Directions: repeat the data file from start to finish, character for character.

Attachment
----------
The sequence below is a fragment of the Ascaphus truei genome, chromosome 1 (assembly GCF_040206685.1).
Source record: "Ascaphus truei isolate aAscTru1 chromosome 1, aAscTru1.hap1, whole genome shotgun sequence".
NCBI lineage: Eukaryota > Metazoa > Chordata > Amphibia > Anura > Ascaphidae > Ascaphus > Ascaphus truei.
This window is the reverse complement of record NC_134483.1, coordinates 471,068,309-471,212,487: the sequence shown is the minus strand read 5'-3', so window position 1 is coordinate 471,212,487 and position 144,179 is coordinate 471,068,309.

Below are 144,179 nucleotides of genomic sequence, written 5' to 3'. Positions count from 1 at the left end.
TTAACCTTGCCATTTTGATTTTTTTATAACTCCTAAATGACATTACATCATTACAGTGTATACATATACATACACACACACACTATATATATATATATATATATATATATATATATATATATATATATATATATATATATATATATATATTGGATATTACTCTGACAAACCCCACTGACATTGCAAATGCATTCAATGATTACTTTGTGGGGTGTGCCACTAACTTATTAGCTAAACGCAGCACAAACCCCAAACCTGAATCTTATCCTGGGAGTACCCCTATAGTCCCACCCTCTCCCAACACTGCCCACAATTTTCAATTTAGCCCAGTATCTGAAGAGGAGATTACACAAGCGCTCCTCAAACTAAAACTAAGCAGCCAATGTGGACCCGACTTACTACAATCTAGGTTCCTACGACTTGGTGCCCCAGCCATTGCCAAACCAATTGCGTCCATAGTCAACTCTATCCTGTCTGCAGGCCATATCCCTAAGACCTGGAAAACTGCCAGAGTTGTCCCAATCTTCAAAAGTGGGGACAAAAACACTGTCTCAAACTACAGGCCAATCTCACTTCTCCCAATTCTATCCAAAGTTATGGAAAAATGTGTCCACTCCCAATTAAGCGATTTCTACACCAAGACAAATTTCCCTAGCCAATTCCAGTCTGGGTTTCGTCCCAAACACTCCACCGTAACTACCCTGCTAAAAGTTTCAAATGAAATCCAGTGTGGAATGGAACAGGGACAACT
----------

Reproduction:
The sequence below is a fragment of the Ascaphus truei genome, chromosome 1 (assembly GCF_040206685.1).
Source record: "Ascaphus truei isolate aAscTru1 chromosome 1, aAscTru1.hap1, whole genome shotgun sequence".
NCBI lineage: Eukaryota > Metazoa > Chordata > Amphibia > Anura > Ascaphidae > Ascaphus > Ascaphus truei.
This window is the reverse complement of record NC_134483.1, coordinates 471,068,309-471,212,487: the sequence shown is the minus strand read 5'-3', so window position 1 is coordinate 471,212,487 and position 144,179 is coordinate 471,068,309.

Below are 144,179 nucleotides of genomic sequence, written 5' to 3'. Positions count from 1 at the left end.
TTAACCTTGCCATTTTGATTTTTTTATAACTCCTAAATGACATTACATCATTACAGTGTATACATATACATACACACACACACTATATATATATATATATATATATATATATATATATATATATATATATATATATATATATATATATATTGGATATTACTCTGACAAACCCCACTGACATTGCAAATGCATTCAATGATTACTTTGTGGGGTGTGCCACTAACTTATTAGCTAAACGCAGCACAAACCCCAAACCTGAATCTTATCCTGGGAGTACCCCTATAGTCCCACCCTCTCCCAACACTGCCCACAATTTTCAATTTAGCCCAGTATCTGAAGAGGAGATTACACAAGCGCTCCTCAAACTAAAACTAAGCAGCCAATGTGGACCCGACTTACTACAATCTAGGTTCCTACGACTTGGTGCCCCAGCCATTGCCAAACCAATTGCGTCCATAGTCAACTCTATCCTGTCTGCAGGCCATATCCCTAAGACCTGGAAAACTGCCAGAGTTGTCCCAATCTTCAAAAGTGGGGACAAAAACACTGTCTCAAACTACAGGCCAATCTCACTTCTCCCAATTCTATCCAAAGTTATGGAAAAATGTGTCCACTCCCAATTAAGCGATTTCTACACCAAGACAAATTTCCCTAGCCAATTCCAGTCTGGGTTTCGTCCCAAACACTCCACCGTAACTACCCTGCTAAAAGTTTCAAATGAAATCCAGTGTGGAATGGAACAGGGACAACT